Figure 4. Joule PT1while testing The battery compartment is seen under the floor between the front and rear wheels. This keeps the vehicle centre-of-gravity low, enhancing vehicle handling and providing access to the batteries for battery swapping. 4 The under-floor battery compartment is viewed from 3

Today this is a registered trademark of BMW. Battery swapping was seen as a better alternative than “fast-charging” for quickly replenishing the vehicle’s energy store. Tesla Motors later also later decided to follow this route (Capgemeni Consulting, 2014). 4

underneath in Figure 5 and forms a strong structural element providing significant vehicle stiffness when the closure panels are fitted. Without the need for a fuel tank and routing of an exhaust pipe, the Joule could have a totally flat floor allowing great flexibility in seating layout and allowing the same platform to be used in multiple future vehicle models.

Figure 5. Bottom View of the PEV Prototype Body Showing the Battery Compartment The Joule battery needs to provide 70kW power at peak but due to its ~99% efficiency does not produce much heat. However it still requires some ventilation, presenting an airflow challenge, as shown in 6. The air is channelled from the vehicle front to between the two battery packs and flows outwards through the batteries to be vented at the rear. The battery itself is mounted on the closure panel (Figure 7) and is itself structurally stiff.

Figure 6. Air-flow Through the Battery Compartment

Figure 7. The Two Halves of a Joule Battery on the Battery Closure Panels In summary, a custom mechanical architecture is clearly essential for an EV.

Vehicle Electrical Architecture As vehicles have become more sophisticated, the percentage cost of the on-board electronics has grown exponentially. Taking out the engine and replacing it with a computer-controlled electric motor is a major inflection point, not merely an evolutionary change. As described earlier, the traditional approach to vehicle development is largely bottom-up, particularly for the electrical systems. The vehicle developer could select an “ABS system”, an engine (complete with Engine control Unit and electronics), electric windows (with a controller), an “alarm system” etc. These are standard offerings that are considered mature, which are then integrated with each other. This integration often results in a mixed bag of communication protocols, functional duplication and inefficient wiring design. If one considers that an EV is actually and electric device at heart, and then applies top-down functional analysis principles using available technologies, significant optimisation and opportunity arises. A central controller, with distributed nodes to all ancillaries, could for example allow the lights to flash when the charger is plugged in; a computer voice could provide audible vehicle warnings through the sound system; the interior heater could be turned on using your mobile phone; the vehicle could automatically be disabled if taken outside a designated geographic area; and all of this can be configurable via software. These potential benefits were recognised early in the Joule development process, giving rise to the philosophy that “Joule is a computer on wheels”, much to the chagrin of the mechanical engineers. The Joule developers were not the only ones to recognise this technology shift in cars, with Negele reporting in 2006 that “to meet these challenges the BMW Group basically rethought its development processes for electrics/electronics in order to introduce a more stringent systems engineering approach and set up a change program with clear focus on the E/E system as a whole. This signified an important turnaround from a “component-oriented” to a “system-oriented” development process.” (Negele at al, 2006). The electrical architecture therefore advocates a System Engineering approach in order to successfully integrate the various major components and requires flexibility to access off-the-shelf parts (with their diverse interfaces and protocols).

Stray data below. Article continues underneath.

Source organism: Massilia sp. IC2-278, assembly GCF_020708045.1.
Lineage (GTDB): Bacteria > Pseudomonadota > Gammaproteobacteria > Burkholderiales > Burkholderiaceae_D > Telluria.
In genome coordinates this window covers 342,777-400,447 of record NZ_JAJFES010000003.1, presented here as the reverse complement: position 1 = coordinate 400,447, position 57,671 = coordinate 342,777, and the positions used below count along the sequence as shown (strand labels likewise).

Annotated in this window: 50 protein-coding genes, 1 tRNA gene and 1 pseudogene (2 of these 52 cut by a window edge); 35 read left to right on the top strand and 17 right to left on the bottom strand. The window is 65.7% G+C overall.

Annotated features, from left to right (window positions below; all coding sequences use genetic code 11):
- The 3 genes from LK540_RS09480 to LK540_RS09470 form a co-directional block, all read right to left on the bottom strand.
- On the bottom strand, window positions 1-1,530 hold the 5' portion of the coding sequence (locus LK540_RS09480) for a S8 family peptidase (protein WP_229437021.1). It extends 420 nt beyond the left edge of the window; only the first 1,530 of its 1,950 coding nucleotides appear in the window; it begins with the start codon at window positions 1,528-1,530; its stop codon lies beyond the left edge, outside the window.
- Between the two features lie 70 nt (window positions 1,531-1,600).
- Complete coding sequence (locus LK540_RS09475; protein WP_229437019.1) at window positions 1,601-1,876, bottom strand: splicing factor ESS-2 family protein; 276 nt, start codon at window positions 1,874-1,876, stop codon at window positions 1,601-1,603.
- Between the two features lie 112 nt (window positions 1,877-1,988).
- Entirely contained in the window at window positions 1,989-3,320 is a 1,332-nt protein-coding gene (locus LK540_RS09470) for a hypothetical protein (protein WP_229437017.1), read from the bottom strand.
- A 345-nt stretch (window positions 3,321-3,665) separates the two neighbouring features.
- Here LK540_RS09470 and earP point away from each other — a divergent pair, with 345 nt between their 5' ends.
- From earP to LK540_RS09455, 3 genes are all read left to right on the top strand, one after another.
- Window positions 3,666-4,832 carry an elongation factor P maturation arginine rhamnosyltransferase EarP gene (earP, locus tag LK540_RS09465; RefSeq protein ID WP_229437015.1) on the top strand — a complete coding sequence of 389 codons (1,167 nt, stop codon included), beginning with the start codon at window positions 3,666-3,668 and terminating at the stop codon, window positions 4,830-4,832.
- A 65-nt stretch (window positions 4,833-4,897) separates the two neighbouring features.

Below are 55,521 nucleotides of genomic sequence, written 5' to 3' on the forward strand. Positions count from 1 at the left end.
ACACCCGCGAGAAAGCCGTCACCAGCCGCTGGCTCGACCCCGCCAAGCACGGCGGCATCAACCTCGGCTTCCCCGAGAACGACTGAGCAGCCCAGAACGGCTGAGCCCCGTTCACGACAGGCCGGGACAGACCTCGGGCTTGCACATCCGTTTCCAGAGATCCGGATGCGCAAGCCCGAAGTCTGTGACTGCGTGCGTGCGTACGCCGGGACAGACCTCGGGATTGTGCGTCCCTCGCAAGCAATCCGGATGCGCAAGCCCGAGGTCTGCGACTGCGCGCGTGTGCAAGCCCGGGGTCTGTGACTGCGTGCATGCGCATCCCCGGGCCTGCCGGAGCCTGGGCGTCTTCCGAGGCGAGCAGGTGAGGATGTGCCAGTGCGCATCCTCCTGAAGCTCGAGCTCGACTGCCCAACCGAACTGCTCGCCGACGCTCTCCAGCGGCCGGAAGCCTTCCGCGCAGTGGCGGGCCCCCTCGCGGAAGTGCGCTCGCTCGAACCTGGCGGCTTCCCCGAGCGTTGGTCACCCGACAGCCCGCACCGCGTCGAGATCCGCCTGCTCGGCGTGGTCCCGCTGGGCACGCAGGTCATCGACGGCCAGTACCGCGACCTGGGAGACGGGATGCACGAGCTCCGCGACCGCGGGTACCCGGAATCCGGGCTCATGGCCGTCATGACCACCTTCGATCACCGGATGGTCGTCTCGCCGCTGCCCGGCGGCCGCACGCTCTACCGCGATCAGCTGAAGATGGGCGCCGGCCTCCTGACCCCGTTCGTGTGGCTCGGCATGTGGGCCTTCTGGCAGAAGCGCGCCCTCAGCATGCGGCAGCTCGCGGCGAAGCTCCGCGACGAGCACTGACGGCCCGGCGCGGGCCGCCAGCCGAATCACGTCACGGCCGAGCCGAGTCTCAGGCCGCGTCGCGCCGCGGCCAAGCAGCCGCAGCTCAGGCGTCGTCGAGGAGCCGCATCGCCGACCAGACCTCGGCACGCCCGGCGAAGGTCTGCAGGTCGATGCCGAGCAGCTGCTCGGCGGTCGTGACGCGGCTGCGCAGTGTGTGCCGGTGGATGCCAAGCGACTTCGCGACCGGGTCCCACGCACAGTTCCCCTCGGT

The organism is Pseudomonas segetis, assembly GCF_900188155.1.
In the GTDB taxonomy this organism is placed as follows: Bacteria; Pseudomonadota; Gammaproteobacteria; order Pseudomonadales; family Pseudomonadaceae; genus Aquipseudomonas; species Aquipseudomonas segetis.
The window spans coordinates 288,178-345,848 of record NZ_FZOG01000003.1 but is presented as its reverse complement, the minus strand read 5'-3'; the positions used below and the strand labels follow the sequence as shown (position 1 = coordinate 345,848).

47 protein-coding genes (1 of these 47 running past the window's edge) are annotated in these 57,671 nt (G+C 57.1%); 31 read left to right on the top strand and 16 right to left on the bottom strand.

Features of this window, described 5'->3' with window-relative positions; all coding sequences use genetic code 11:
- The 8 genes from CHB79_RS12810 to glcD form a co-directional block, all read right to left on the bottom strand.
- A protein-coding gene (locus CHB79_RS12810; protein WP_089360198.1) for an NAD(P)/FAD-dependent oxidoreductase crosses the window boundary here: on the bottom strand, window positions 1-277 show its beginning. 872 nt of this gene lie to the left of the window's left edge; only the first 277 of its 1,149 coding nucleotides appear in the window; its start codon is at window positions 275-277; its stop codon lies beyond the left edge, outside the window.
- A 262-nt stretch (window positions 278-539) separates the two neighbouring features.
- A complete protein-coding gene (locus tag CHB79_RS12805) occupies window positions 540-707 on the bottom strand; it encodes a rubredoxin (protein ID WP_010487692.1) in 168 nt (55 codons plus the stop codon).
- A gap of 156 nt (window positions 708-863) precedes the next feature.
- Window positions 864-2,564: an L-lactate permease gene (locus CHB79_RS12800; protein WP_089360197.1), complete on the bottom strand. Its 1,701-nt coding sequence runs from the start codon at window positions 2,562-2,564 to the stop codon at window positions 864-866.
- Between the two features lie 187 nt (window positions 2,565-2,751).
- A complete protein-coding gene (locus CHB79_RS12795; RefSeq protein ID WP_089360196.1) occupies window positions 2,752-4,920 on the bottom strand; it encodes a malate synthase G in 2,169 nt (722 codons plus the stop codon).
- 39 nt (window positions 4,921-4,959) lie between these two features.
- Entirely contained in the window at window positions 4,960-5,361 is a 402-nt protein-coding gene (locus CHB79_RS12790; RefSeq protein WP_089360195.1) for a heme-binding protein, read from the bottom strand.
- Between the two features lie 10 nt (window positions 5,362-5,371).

The Need for a Clean Sheet It can be seen from the above that much like the mobile phone was a totally disruptive product that did not simply replace the functionality of a landline telephone; an EV presents a totally new paradigm of vehicle and requires a fresh approach to its development. If the novel features could be provided in a desirable package, at an acceptable price ahead of the competitors, Joule had a good chance of being truly disruptive and becoming a success. The challenge would be to establish a development process that would elicit these benefits whilst still building on the vast expertise and supplier base of the existing automotive industry.

Vehicle Development Process We have seen already that the traditional automotive development approach is largely an evolutionary one. The development process established for the Joule development, on the other hand, was initially a top-down Systems Engineering approach. This was later merged with the automotive one to form a hybrid process, as described below.